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A Recommended Summer Read from Vanity Fair * New York Post * BBC
The riveting story of a woman convicted of a brutal crime, the prison psychologist who recognizes her as his high-school crush—and the charged reunion that sets off an astonishing chain of events with dangerous consequences for both
As an inmate psychologist at a state prison, Frank Lundquist has had his fair share of surprises. But nothing could possibly prepare him for the day in which his high school object of desire, Miranda Greene, walks into his office for an appointment. Still reeling from the scandal that cost him his Manhattan private practice and landed him in his unglamorous job at Milford Basin Correctional Facility in the first place, Frank knows he has an ethical duty to reassign Miranda’s case. But Miranda is just as beguiling as ever, and he’s insatiably curious: how did a beautiful high school sprinter and the promising daughter of a congressman end up incarcerated for a shocking crime? Even more compelling: though Frank remembers every word Miranda ever spoke to him, she gives no indication of having any idea who he is.
Inside the prison walls, Miranda is desperate and despairing, haunted by memories of a childhood tragedy, grappling with a family legacy of dodgy moral and political choices, and still trying to unwind the disastrous love that led to her downfall. And yet she is also grittily determined to retain some control over her fate. Frank quickly becomes a potent hope for her absolution—and maybe even her escape.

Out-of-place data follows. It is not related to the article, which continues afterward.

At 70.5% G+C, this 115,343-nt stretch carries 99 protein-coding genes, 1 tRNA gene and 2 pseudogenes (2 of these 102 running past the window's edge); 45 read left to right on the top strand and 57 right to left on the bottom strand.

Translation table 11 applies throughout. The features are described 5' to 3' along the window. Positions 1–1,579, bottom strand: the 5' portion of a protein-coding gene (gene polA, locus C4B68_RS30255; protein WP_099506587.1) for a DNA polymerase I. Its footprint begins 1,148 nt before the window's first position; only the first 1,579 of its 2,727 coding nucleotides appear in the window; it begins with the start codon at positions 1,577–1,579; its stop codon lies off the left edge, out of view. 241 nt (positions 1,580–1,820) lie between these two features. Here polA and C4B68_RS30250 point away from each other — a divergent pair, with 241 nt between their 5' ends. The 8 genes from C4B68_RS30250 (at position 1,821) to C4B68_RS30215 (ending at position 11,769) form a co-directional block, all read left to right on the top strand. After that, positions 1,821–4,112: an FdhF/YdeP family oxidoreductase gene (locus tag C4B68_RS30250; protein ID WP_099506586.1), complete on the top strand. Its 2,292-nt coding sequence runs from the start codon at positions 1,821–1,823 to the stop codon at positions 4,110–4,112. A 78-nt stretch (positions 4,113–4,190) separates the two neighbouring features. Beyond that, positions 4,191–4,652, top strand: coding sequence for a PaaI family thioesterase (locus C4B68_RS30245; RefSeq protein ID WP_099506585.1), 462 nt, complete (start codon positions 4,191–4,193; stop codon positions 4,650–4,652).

Propulsive and psychologically astute, The Captives is an intimate and gripping meditation on freedom and risk, male and female power, and the urges toward both corruption and redemption that dwell in us all.
About the Author
Debra Jo Immergut is the author of the Edgar-nominated novel The Captives and the story collection Private Property. She has been awarded a MacDowell fellowship and a Michener fellowship. Her literary work has been published in American Short Fiction and Narrative. As a journalist, she has been a frequent contributor to the Wall Street Journal and the Boston Globe. She has an MFA from the Iowa Writers’ Workshop.
“A swift, clever two-hander. . . . [The Captives] dissolves and reconstitutes its characters’ notions of what a prisoner owes a prison or a doctor owes a patient.” — New York Times Book Review
“Begins as an incisive portrait of two people who encounter each other in a moment of weakness, but slowly blooms into a plot-driven escapade with a surprising turn of the screw.” — Vanity Fair
“Just being honest: I do judge a book by its cover, and this one sent a chill down my spine. The story inside did not disappoint...Tortured, fascinating, and hard to look away from. Immergut used to teach writing in prisons, and her expertise on both subjects shows.” — Glamour
“The Captives is a fascinating psychological thriller about the lengths that we will go to in order to save people from themselves. . . . A rollercoaster ride that will keep you engrossed until the very last page.” — Bitch Magazine